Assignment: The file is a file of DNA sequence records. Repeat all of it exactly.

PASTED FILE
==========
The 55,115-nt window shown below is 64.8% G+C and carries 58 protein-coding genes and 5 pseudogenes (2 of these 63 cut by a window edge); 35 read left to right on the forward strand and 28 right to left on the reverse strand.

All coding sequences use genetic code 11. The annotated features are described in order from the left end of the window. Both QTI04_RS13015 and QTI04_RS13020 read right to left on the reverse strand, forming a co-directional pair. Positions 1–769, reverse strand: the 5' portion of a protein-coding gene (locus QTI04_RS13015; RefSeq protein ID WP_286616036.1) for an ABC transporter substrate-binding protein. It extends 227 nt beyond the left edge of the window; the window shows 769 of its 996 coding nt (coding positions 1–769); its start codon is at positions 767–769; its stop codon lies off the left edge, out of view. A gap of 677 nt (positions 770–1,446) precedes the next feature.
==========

The 55,115-nt window shown below is 64.8% G+C and carries 58 protein-coding genes and 5 pseudogenes (2 of these 63 cut by a window edge); 35 read left to right on the forward strand and 28 right to left on the reverse strand.

All coding sequences use genetic code 11. The annotated features are described in order from the left end of the window. Both QTI04_RS13015 and QTI04_RS13020 read right to left on the reverse strand, forming a co-directional pair. Positions 1–769, reverse strand: the 5' portion of a protein-coding gene (locus QTI04_RS13015; RefSeq protein ID WP_286616036.1) for an ABC transporter substrate-binding protein. It extends 227 nt beyond the left edge of the window; the window shows 769 of its 996 coding nt (coding positions 1–769); its start codon is at positions 767–769; its stop codon lies off the left edge, out of view. A gap of 677 nt (positions 770–1,446) precedes the next feature.